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Pens Snap Streak

by Sam Kasan / Pittsburgh Penguins
Rewarded and relieved.

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That’s how the Penguins feel following a 4-1 victory over the Florida Panthers at BankAtlantic Center Friday night that snapped a six-game losing streak.

“It’s a good feeling to get over a slump like that,” forward James Neal said, who iced the victory with Pittsburgh's fourth goal. “It’s been a long time since a win. It feels good. We did the right things leading up to this game to get the win. We have to keep going, keep doing the right things and stay on the right track.”

The Pens played spirited hockey over the course of the losing streak, but weren’t getting enough breaks to pull out a victory. And it seemed whenever Pittsburgh made a mistake, it resulted in a goal against.

“It’s been frustrating, but a good relief,” said goaltender Marc-Andre Fleury, who made 25 saves in the contest. “A good win. Guys were playing well, but we just couldn’t win games. Finally tonight to get (a win) was big.”

“It’s a lot like we’ve been playing,” head coach Dan Bylsma said.

Against Florida, the Pens were rewarded for a dominating effort not only with some lucky breaks, but also with a big W. The victory not only ends the losing streak, but also adds a crucial two points in the standings for Pittsburgh – which slipped to ninth in the Eastern Conference heading into the contest.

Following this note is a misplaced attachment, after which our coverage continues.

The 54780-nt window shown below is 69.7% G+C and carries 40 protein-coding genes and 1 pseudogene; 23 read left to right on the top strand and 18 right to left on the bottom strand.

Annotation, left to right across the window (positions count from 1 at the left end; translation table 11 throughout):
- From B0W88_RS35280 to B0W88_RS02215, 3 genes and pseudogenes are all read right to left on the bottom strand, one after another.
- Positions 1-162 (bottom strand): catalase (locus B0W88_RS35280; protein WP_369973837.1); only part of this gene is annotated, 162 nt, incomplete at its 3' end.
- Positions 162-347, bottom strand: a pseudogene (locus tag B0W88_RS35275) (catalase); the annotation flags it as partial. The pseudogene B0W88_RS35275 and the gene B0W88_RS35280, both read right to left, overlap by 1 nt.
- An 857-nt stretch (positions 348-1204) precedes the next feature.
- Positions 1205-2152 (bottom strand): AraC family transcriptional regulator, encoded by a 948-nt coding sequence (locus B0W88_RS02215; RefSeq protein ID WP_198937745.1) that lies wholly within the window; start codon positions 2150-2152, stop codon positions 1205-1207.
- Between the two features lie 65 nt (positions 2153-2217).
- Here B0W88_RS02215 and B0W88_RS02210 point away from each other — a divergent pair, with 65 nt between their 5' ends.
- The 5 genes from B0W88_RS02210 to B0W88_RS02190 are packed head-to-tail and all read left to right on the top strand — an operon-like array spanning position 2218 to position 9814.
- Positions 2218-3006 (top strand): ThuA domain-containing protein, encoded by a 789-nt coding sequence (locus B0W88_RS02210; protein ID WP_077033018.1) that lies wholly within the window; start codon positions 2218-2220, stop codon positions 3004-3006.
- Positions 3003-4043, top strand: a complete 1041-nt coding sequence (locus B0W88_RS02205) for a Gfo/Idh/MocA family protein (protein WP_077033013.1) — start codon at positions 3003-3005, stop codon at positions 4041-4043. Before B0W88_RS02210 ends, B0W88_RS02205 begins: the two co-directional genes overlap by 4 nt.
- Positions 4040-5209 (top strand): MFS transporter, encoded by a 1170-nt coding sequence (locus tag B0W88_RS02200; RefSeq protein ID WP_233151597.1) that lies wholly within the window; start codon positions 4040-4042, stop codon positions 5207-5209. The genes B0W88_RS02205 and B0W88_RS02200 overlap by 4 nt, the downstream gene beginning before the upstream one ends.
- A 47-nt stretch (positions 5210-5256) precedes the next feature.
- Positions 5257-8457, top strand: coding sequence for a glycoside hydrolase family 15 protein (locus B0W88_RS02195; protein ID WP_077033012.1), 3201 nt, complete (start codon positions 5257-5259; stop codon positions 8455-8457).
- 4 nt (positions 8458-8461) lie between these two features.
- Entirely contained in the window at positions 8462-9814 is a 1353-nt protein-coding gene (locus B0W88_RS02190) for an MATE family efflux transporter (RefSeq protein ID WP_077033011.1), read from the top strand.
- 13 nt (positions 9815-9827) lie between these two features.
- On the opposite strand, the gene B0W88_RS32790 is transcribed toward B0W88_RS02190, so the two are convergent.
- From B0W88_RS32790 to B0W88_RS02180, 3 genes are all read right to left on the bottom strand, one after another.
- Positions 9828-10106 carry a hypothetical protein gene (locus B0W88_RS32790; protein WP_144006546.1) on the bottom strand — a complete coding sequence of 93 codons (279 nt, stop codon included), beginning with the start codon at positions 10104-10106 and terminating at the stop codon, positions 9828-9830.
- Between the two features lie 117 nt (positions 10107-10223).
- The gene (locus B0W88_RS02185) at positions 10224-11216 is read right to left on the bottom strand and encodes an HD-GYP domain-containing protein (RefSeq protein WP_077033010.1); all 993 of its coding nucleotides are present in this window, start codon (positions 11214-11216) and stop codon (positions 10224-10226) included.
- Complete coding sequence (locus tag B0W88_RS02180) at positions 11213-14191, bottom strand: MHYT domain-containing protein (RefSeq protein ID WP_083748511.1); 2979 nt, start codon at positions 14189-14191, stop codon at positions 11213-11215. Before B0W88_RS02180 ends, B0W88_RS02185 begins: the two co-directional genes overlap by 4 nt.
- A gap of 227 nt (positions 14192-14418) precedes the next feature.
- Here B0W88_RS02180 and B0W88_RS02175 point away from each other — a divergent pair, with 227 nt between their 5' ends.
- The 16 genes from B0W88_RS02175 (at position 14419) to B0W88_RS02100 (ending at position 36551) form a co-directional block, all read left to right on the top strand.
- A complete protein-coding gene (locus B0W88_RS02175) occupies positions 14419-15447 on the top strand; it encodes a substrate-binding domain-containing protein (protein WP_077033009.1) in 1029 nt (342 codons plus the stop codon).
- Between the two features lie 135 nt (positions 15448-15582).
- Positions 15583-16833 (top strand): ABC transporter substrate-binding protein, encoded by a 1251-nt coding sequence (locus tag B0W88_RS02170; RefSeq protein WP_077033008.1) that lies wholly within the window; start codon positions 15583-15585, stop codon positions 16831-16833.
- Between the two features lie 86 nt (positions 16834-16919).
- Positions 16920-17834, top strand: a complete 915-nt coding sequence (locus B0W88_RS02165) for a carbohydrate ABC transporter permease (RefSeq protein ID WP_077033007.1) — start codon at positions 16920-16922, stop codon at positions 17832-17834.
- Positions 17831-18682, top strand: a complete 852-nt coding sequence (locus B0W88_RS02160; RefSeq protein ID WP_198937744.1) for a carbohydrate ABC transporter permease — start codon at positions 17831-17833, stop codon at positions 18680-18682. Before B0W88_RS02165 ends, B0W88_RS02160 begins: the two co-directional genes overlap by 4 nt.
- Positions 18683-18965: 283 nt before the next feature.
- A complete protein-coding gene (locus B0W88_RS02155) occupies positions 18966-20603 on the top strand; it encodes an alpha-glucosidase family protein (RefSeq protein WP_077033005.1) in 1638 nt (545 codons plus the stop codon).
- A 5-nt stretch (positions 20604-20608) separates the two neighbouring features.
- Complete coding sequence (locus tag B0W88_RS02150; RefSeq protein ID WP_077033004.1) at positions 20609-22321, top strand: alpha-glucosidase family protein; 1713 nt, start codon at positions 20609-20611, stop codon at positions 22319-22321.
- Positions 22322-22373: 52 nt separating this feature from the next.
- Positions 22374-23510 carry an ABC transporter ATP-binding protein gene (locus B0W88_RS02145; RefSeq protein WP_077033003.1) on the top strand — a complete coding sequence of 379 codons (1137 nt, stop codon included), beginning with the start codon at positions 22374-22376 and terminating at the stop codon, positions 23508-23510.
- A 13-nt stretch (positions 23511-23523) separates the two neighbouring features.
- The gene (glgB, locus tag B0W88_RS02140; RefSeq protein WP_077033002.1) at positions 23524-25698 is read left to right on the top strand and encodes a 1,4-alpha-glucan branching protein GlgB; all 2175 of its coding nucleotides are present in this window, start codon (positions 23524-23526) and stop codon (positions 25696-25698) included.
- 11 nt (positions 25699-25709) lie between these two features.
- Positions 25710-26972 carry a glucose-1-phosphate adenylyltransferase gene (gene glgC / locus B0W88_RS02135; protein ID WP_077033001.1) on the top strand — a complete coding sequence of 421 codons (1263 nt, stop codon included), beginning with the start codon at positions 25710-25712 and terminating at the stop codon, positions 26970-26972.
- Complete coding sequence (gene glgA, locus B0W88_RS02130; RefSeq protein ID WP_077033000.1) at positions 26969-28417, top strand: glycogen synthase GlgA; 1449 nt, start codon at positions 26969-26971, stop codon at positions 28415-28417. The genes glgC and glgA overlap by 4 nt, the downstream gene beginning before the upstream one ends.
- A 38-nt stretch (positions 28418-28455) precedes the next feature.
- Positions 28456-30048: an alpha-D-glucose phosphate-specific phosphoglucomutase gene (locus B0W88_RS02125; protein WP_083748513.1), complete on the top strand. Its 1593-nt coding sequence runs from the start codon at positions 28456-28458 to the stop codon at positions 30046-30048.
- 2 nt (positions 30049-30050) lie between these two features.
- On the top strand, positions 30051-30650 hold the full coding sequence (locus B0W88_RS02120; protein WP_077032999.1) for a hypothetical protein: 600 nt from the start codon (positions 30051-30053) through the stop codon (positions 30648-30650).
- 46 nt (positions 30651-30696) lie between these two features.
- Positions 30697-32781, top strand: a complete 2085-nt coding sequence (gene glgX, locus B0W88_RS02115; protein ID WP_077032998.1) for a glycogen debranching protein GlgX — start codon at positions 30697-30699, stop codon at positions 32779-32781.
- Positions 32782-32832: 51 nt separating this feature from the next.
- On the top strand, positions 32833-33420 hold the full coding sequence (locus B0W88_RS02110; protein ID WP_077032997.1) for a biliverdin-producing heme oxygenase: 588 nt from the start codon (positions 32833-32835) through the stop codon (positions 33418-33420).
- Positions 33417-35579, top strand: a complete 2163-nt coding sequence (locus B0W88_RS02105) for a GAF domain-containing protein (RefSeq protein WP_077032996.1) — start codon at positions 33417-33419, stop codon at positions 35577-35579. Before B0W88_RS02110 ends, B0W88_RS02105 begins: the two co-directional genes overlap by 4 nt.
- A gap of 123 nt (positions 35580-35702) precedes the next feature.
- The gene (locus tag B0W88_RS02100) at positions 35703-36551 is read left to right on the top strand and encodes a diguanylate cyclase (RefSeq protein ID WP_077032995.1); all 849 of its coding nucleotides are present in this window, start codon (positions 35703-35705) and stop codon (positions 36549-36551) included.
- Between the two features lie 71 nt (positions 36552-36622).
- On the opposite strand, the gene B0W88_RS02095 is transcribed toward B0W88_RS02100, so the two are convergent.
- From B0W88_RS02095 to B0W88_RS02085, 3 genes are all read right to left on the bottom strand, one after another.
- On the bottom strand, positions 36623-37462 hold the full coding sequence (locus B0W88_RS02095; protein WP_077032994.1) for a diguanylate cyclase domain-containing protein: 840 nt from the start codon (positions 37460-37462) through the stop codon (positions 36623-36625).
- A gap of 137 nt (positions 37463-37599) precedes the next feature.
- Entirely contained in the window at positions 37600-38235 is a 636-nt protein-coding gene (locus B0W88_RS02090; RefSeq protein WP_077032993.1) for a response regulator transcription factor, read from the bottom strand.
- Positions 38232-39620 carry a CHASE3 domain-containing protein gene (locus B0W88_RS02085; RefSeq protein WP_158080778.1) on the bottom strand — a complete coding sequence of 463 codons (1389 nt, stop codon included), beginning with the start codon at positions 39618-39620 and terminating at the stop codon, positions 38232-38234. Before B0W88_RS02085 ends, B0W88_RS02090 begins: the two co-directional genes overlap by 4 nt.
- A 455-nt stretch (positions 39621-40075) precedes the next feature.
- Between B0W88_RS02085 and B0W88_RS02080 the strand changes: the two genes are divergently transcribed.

Despite the win, the Pens remain in ninth place – but they keep pace with eighth-seeded Washington, which won earlier in the evening, as both squads have 48 points.

Earlier in the day, the Pens came together as a team when they wore a symbolic “C” on their chests to show solidarity with injured captain Sidney Crosby, who skated after the team’s morning skate for the first time since suffering concussion-like symptoms (full details here).

The win comes a day after general manager Ray Shero said the answer to snapping the streak would come from leadership inside the team’s locker room. And all the guys stepped up, whether it was Arron Asham in a fight, Evgeni Malkin tickling the twine or Brooks Orpik throwing a big check.

“We need 20 leaders,” Bylsma said. “We like the way we play as a team. We responded and we wanted to keep going in that direction.”
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